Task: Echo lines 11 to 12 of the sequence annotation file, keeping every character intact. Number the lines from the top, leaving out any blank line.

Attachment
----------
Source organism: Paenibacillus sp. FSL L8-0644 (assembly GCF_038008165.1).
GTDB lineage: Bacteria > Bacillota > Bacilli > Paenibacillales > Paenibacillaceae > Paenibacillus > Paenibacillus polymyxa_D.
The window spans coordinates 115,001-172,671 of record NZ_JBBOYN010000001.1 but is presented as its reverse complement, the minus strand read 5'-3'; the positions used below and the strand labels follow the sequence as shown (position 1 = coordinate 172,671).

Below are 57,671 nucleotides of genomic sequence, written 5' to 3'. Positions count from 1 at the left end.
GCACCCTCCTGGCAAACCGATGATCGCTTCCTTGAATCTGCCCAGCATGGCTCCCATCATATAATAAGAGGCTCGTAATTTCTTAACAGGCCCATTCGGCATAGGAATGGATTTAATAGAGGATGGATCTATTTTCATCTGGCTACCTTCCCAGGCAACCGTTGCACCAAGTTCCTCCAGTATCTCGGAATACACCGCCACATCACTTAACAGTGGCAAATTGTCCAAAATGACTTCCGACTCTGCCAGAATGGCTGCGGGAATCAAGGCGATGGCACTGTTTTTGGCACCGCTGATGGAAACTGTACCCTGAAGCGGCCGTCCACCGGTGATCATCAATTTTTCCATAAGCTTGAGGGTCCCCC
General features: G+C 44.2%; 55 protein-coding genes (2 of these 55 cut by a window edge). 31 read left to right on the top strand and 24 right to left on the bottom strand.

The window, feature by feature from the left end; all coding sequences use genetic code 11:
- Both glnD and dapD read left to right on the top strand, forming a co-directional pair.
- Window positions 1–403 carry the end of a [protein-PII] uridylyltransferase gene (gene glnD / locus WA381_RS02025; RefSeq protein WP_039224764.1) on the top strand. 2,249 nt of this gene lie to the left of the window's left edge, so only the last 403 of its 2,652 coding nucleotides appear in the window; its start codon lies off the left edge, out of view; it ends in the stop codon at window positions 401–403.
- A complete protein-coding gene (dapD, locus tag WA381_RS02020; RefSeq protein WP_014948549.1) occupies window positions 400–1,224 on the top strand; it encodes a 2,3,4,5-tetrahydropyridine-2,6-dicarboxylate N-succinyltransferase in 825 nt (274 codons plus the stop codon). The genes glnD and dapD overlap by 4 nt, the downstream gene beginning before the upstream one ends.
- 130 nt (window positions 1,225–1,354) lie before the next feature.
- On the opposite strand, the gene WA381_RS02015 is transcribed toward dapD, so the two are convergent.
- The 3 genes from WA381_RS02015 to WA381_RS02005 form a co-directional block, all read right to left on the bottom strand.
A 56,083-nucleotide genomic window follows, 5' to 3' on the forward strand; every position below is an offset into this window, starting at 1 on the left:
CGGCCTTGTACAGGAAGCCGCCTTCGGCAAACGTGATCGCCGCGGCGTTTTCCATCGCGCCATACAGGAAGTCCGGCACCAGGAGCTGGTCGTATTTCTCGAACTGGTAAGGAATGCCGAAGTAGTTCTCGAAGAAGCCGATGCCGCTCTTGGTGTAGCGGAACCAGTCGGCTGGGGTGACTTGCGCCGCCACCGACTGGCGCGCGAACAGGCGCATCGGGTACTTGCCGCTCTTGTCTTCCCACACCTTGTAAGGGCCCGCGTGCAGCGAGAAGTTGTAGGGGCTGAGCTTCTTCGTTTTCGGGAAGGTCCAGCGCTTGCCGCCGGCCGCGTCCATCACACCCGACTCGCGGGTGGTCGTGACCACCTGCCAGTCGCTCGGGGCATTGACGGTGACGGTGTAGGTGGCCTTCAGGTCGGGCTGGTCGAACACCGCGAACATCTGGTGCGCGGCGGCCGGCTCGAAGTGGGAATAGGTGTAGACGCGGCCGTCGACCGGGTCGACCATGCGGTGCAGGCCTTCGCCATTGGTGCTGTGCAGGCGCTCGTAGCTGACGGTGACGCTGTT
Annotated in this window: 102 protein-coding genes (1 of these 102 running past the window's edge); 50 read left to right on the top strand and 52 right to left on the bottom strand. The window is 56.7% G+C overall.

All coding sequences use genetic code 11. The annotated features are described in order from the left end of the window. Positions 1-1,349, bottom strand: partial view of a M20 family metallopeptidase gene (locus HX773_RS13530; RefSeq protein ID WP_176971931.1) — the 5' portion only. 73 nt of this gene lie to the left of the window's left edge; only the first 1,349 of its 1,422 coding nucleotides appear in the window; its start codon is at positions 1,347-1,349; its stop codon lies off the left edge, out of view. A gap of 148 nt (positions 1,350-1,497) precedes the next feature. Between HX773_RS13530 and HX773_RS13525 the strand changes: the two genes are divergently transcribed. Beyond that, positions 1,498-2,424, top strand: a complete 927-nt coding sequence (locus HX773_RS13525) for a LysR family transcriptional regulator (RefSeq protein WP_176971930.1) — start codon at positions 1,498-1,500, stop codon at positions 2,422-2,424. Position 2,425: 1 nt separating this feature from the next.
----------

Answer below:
- 130 nt (window positions 1,225–1,354) lie before the next feature.
- On the opposite strand, the gene WA381_RS02015 is transcribed toward dapD, so the two are convergent.